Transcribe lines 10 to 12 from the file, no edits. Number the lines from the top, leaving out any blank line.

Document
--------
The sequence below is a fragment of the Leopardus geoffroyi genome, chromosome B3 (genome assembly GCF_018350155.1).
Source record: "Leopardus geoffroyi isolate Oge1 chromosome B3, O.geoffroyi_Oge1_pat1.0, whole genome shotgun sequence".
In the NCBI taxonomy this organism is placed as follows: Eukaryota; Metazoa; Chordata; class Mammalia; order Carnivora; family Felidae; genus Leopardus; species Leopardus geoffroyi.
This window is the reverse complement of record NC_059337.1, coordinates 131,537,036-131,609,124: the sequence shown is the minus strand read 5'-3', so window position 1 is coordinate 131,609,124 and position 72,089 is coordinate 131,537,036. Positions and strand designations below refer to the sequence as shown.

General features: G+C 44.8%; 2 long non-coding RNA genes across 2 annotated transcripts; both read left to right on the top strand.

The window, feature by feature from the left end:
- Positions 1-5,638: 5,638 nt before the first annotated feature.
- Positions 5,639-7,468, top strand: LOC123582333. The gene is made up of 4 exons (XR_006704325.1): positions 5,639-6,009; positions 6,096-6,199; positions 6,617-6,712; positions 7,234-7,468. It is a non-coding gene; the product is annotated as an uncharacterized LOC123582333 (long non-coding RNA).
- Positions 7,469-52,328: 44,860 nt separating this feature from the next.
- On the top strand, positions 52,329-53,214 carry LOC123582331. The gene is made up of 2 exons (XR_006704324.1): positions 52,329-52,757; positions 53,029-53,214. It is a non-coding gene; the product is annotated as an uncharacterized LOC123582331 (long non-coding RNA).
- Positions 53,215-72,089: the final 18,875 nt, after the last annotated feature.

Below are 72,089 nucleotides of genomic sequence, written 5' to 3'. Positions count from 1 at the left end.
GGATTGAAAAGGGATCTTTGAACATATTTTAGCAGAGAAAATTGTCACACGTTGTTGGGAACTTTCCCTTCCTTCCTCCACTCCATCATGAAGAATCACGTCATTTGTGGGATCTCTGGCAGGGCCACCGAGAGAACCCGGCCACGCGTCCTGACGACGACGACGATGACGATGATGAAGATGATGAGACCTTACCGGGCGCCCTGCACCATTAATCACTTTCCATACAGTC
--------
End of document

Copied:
- On the top strand, positions 52,329-53,214 carry LOC123582331. The gene is made up of 2 exons (XR_006704324.1): positions 52,329-52,757; positions 53,029-53,214. It is a non-coding gene; the product is annotated as an uncharacterized LOC123582331 (long non-coding RNA).
- Positions 53,215-72,089: the final 18,875 nt, after the last annotated feature.

Below are 72,089 nucleotides of genomic sequence, written 5' to 3'. Positions count from 1 at the left end.